“Perhaps they should be driven far from the camp,” Reidar said. “The wrath of Hekskonge would remove all prey more surely than the death of a stranger.”
“So they would die alone, unlamented, with none to pity them.”
“Pity?” Surprise sounded in Reidar’s voice; he stopped his team and turned to look at Nansen. “What meaning has pity for the Tall Men? They are not Snowmen. They are strangers; they know nothing of this land. If they die, they have only themselves to blame. Why should one pity them?”
The moon broke free from the clouds, illuminating Reidar’s previously shadowed figure. Nansen could see in him nothing but contempt for the ignorant foreigners who had invaded the lands of the Snowmen.
“Perhaps this is true,” he replied carefully. “The Tall Men are ignorant of this land. But they know much of the lands beyond it, which the Snowmen have never seen. They are not Snowmen, but they are Men, injured, exhausted, and hungry. I do pity them.”
Reidar looked down, considering his words. Both men called to their teams and they rode on in silence, turning inward as was usual in such disagreements. Nansen pondered what Reidar had said. Truly, concern for the Snowmen, for his clan, was paramount. Pity for these strangers should not lead him to risk his own family. But each time he thought of the wounded bow-man’s pale face, or Arvedui’s look when he had confessed that he no longer had strength to go on, it rose in him again.
His thoughts were interrupted when Reidar suddenly called his team to a halt. Startled, it took him a moment to recognise what had stopped them: a line of tracks, clear in the snow before them. Reidar was already striding toward them.
“Wolves,” he proclaimed after only a glance. “Hekskonge’s beasts have come in pursuit of the Tall Men. Aiding them has brought doom upon the clan.”
Nansen’s heart filled with dread, but something about the tracks struck him. He crouched down to study them more carefully. After a long moment, he spoke. “The light is deceitful; it hides what may be the truth.”
Reidar frowned, but he obediently squatted next to his elder to examine the prints in closer detail.
“Look.” Nansen reached out one gloved hand and set it over a track. The mitten covered it completely. “These are much smaller than Hekskonge’s beasts, and lighter, as well.” Something caught his eye; he stripped off the mitten to lift a small tuft of hair from the ice. He held it up to the moonlight. “It is white!”
Reidar took the hair carefully. Slowly, his frown gave way to a look of excitement. “The Sandulven? Can it possibly be?”
“So it appears.” Matching excitement grew in Nansen’s voice. “Our brothers have not come to this area since Hekskonge’s evil drove them out. Surely this is an omen.”
“Surely,” Reidar breathed in agreement. Both gazed upon the tracks, recalling the old stories of how the wolves had taught the Snowmen, long ago, the ways of survival in the icy North. The wolves had cared for them as elder brothers. Songs were still sung of that long-ago time. More often sung, though, were the more recent laments about the departure of their brothers when evil rose in their homeland, replacing them with the corrupted monsters of Hekskonge.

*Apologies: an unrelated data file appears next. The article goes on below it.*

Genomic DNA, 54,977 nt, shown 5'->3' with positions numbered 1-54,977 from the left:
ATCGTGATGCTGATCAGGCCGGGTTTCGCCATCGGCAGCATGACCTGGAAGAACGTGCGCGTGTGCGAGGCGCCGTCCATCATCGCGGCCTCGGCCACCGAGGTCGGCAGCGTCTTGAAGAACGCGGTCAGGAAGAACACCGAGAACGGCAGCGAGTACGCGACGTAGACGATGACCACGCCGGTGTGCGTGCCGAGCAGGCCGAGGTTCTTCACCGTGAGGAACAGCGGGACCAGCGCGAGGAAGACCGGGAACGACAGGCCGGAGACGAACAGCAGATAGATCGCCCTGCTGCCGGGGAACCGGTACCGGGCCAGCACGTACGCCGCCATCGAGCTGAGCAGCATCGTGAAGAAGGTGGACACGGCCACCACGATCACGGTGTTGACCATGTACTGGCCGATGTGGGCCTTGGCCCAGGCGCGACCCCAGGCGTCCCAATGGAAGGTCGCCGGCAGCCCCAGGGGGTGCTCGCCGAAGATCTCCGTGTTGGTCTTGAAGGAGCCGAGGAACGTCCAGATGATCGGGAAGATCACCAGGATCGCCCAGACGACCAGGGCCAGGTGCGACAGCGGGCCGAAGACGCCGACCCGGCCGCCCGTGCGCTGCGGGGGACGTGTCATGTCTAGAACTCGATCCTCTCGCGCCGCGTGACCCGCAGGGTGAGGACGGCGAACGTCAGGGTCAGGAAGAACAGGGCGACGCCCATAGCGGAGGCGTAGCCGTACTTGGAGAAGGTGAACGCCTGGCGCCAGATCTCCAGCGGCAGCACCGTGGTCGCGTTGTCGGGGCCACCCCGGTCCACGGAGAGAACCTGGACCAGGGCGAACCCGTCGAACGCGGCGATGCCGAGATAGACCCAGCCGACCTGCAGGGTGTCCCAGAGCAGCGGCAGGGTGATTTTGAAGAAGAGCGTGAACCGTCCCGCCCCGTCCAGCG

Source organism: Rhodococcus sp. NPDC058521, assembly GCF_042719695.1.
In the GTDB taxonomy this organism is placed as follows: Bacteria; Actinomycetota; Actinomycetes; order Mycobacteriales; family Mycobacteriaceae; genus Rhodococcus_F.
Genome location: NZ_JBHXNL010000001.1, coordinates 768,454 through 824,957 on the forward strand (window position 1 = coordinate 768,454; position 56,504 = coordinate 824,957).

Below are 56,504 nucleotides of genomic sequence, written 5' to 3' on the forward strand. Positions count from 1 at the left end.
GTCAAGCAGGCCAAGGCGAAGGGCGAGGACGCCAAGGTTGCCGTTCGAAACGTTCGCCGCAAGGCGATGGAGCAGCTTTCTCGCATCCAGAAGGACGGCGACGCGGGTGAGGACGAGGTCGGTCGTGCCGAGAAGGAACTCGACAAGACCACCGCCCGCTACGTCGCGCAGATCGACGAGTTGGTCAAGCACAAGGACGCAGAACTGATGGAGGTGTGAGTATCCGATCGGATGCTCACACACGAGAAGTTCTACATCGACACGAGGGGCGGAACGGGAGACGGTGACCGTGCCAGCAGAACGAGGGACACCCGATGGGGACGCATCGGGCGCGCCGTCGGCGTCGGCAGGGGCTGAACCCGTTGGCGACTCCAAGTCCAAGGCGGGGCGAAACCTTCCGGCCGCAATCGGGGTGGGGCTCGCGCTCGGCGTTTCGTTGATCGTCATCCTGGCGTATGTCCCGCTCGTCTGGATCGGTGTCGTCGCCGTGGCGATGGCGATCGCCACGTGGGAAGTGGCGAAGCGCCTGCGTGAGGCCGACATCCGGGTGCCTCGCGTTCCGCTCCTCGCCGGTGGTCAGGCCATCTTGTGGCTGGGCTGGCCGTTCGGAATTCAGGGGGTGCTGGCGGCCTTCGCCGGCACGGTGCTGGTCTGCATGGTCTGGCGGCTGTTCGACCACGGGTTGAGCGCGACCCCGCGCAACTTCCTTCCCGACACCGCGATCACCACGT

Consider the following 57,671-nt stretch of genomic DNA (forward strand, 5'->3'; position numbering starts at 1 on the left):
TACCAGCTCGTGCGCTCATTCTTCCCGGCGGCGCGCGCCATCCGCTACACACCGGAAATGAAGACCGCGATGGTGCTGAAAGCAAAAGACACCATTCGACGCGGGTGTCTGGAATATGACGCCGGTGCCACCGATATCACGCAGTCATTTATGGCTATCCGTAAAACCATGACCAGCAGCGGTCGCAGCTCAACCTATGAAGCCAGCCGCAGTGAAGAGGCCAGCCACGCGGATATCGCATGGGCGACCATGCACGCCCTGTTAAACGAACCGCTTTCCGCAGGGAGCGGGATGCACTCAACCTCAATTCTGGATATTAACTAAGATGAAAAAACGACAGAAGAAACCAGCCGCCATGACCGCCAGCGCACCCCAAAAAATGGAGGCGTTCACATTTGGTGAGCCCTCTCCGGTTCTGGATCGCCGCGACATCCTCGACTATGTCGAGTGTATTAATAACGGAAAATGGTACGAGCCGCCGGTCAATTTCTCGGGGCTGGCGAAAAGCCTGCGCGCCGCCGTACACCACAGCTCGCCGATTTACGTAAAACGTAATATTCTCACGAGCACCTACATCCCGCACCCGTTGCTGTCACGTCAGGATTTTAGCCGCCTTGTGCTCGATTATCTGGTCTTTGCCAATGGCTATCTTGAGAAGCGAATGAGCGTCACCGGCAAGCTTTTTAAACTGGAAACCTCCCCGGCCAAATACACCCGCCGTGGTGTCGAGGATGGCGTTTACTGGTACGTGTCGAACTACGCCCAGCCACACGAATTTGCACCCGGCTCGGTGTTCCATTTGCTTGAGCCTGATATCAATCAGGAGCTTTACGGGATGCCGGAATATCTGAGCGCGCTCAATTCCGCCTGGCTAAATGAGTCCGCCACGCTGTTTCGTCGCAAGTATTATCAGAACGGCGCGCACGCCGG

“It seems,” Nansen observed as a new thought occurred to him, “that the Sandulven have returned at the same time as the Tall Men entered our camp. The Tall Men are much like our brothers, in truth; they, too, are a pack driven out by Hekskonge. Perhaps the two events are linked.”
Reidar looked thoughtful, but he spoke no words of agreement. “The clan should speak of this,” he said instead.
Nansen nodded, and they returned to their sliding carts. Reidar was right; the sun would soon begin to rise. The decision should not be delayed any longer.
The ride back was completely silent. Nansen hoped that his daughter’s husband was pondering his words and the possible meaning of the appearance of the Sandulven, but he could not be certain. He wondered if this would change the opinions of any of his family. The previous night, Markku, his son, had finally shamed Egli and Reidar into agreeing to open their snow-houses with jests about their greed and inhospitality, but a better solution would have to be reached on this day. Such jests were useful in their places, but they had left Egli, especially, feeling bitter and resentful. He had no wish for such feelings to continue in the camp; they would only divide the clan, making the always precarious task of survival even more difficult.
Light was appearing in the Eastern sky as the two men neared the camp. Nansen looked up, realising that it was later than he had thought. They would get very little hunting done that day, if the discussions began so late. The supplies of meat were running low, for the previous day’s hunt had been unsuccessful, but resolving the issue of the Tall Men was more important at this moment. After all, if they allowed the Tall Men to stay, they would add ten and four more hunters to the clan.
Remembering Arvedui’s shock at the sight of the snow-houses, Nansen had sudden doubts about his ability to hunt. However, surely this was ridiculous. The Tall Men carried weapons. Even if they were unacquainted with the specific creatures the Snowmen ate, they could be of aid in the hunt.
As he halted the dogs next to his snow-house, he saw that the discussions had already begun. The women sat in a circle on the far side of the camp, talking as they worked, while the men drifted about, forming and disbanding scattered groups, discussing the situation in low tones. Only the children seemed oblivious to the tension, laughing and playing as if all was well.
Unhitching the dogs and tossing them some frozen fish from the storage pit dug outside the snow-house, Nansen observed the groups carefully. The women seemed near reaching agreement, and seeing Savea’s cheerful face, he suspected that they were in favour of allowing the Tall Men to stay. The men, however, were clearly undecided. Some spoke with Markku, others with Egli; the two men seemed to be expressing the major points of view. Others had wandered off to think alone. Consensus appeared far from being reached.
He moved toward Egli, who was speaking earnestly to Halden and Kirk, while Aricin stood in the background. Nansen thought that he had considered all of the reasons to refuse the strangers aid, but it would be wise to hear Egli’s words on the matter as well.